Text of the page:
PHOTO: Ten Speed Press/Random House; My Paris Kitchen by Paris-based chef David Lebovitz.
Laura Brehaut, Postmedia News
Originally published on June 12, 2014; Postmedia Network
Nothing says Provence like lamb stuffed with anchovies and garlic to Paris-based chef David Lebovitz. And when he’s in a Provence state of mind, the Provençal staple panisses (deep-fried chickpea fritters) follow. Lebovitz’s panisses are in puff form in his latest book My Paris Kitchen (Ten Speed Press, 2014), and are baked rather than fried. The puffs join roast lamb, which is served with braised spring vegetables and a sauce of fresh herbs (recipes for all three below).
Lebovitz has specified vegetables for braising – fava beans, small potatoes, turnips, carrots, parsnips and spring onions – but he encourages experimentation. This is a perfect opportunity to highlight the best of seasonal products, such as asparagus or artichokes. “I wanted to make a book with recipes people could cook at home and to reflect how I cook because I’m an American cook in Paris,” Lebovitz says in an interview. “I have a sensibility of France but I also have the American sensibility of farm to table food, freshness and also multiculturalism. It’s something that we, Americans and Canadians, celebrate in our cooking.”
Cooking by feel – or as the French say, by the nose (au pif) – is something that Lebovitz advocates. This means using recipes as guidelines, not dicta. He says that when he first started cooking in Paris ten years ago, he was surprised by how different French recipes were from American. “A quick glance and you’ll see that they’re about half as long, with the number of steps for even the most complex pastry reduced to three or four brief sentences,” he writes in My Paris Kitchen. Ovens vary, thus cooking times will vary. Ingredients change, and materials used in cookware and bakeware will also affect cooking times. As anyone who has burned a batch of cookies knows, checking doneness before the buzzer (or fire alarm) goes off is just good practice.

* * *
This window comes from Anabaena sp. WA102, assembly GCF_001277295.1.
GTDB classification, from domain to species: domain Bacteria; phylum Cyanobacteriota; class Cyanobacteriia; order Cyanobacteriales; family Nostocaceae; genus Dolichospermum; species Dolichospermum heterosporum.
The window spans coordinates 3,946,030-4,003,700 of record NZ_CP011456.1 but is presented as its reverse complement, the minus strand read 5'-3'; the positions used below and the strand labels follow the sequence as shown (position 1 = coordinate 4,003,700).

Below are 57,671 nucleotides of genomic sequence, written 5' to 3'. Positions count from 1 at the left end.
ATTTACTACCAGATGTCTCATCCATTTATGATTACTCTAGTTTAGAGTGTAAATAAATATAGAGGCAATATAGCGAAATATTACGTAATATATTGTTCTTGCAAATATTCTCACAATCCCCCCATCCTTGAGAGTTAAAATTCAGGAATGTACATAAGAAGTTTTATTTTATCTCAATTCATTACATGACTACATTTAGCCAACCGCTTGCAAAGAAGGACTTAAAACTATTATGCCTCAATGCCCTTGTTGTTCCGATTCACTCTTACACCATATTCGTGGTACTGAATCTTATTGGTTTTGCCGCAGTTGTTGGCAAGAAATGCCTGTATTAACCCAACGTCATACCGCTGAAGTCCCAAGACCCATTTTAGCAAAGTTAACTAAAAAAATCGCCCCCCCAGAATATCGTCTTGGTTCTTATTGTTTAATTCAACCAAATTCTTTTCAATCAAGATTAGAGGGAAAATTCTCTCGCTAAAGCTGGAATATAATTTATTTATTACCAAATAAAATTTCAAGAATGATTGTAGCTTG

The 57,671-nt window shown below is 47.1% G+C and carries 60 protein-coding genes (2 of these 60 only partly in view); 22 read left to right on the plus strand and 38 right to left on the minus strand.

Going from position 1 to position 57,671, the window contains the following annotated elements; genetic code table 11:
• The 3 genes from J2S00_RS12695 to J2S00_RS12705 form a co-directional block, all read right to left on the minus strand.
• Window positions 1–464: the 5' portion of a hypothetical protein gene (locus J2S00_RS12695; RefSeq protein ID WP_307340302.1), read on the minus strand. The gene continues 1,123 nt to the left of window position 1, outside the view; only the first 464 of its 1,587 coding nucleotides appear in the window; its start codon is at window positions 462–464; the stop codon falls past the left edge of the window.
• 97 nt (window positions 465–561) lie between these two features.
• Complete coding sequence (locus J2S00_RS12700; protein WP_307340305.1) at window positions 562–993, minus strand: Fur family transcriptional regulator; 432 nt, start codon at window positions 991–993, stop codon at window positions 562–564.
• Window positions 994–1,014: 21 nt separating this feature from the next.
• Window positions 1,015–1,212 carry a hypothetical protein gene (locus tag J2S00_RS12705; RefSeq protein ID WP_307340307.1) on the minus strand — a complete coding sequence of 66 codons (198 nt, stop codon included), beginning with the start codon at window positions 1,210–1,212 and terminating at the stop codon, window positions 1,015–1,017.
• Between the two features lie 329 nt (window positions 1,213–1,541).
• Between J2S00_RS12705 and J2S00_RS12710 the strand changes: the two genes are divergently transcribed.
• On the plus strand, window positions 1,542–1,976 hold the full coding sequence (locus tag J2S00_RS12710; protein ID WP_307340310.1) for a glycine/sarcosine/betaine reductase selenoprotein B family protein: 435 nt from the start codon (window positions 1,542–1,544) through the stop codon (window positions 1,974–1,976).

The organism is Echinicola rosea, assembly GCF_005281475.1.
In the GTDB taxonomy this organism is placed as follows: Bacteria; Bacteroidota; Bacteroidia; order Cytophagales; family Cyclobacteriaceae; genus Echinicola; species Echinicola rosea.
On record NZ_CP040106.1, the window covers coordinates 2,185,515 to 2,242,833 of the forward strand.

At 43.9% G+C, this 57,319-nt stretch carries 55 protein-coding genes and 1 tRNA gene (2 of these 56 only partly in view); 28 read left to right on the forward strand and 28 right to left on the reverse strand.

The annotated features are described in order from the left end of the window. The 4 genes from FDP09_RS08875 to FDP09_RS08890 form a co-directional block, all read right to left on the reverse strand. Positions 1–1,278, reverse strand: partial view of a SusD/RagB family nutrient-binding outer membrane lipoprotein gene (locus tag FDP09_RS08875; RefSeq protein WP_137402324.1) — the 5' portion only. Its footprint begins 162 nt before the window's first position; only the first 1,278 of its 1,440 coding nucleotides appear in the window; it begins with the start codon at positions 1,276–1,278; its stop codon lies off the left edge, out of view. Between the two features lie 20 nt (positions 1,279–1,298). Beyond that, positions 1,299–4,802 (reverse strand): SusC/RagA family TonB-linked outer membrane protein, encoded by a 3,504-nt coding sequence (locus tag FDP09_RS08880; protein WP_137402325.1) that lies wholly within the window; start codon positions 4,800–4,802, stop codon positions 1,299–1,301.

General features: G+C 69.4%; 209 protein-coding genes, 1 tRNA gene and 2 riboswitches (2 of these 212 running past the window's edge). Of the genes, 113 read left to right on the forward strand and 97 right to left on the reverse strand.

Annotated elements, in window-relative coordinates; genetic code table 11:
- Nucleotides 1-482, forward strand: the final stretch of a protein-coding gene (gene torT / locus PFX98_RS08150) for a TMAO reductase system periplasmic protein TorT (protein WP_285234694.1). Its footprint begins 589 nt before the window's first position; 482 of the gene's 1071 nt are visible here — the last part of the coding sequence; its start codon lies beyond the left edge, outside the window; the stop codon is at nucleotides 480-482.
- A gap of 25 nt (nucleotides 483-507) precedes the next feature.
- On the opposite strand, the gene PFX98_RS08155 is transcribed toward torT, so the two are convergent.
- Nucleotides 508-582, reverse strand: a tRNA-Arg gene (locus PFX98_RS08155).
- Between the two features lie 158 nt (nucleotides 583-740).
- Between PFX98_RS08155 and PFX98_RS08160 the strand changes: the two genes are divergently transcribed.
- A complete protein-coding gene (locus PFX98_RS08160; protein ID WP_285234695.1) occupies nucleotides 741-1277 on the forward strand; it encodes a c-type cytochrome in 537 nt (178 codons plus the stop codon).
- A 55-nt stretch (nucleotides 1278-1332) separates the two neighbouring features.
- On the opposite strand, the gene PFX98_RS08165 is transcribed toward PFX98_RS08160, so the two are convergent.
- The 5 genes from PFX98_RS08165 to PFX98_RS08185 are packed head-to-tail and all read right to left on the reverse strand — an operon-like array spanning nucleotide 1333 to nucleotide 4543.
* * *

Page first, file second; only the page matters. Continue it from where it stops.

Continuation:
Overthinking and overcomplicating food makes us more dependent on recipes to tell us what to do, rather than to use our skills and commonsense. “I think there’s just pressure that people put on themselves. A lot of it is because of the Internet or food magazines where people think they have to make the perfect Bûche de Noël or if they make cassoulet and they don’t have pork belly that the authenticity police are going to come and arrest them,” Lebovitz says. “People should just breathe in and relax. I want people to enjoy cooking, to realize that a lot of these [French] foods that people idolize are actually foods that are sort of peasant food, like cassoulet, bouillabaisse. They came from poverty not [from] ‘How you can use the most expensive, authentic meat.'”
Recipes excerpted from My Paris Kitchen Copyright (c) 2014 by David Lebovitz. Published by Ten Speed Press, a Penguin Random House Company.
Épaule d’agneau aux legumes, sauce verte, et panisses
for roasted lamb:
1 bone-in lamb shoulder (about 4 pounds/1.75 kg)
2 cloves garlic, peeled and sliced
3 anchovy fillets, cut crosswise into thirds
1 tsp sea salt or kosher salt
freshly ground black pepper
1 1/2 cups (375 ml) dry white wine, plus more if needed
1 1/2 cups (375 ml) water, plus more if needed
for braised vegetables:
2 tbsp unsalted butter
8 spring onions, halved, or shallots, peeled and halved
4 sprigs thyme
3 parsnips, peeled and cut into batons
2 carrots, peeled and cut into thick rounds
4 medium turnips, peeled and cut into thick wedges
8 oz (230 g) very small potatoes, halved
1 1/2 tsp sea salt or kosher salt
freshly ground black pepper
1 cup (250 ml) chicken stock or water
1 1/2 cups (200 g) fresh or frozen peas or peeled fava beans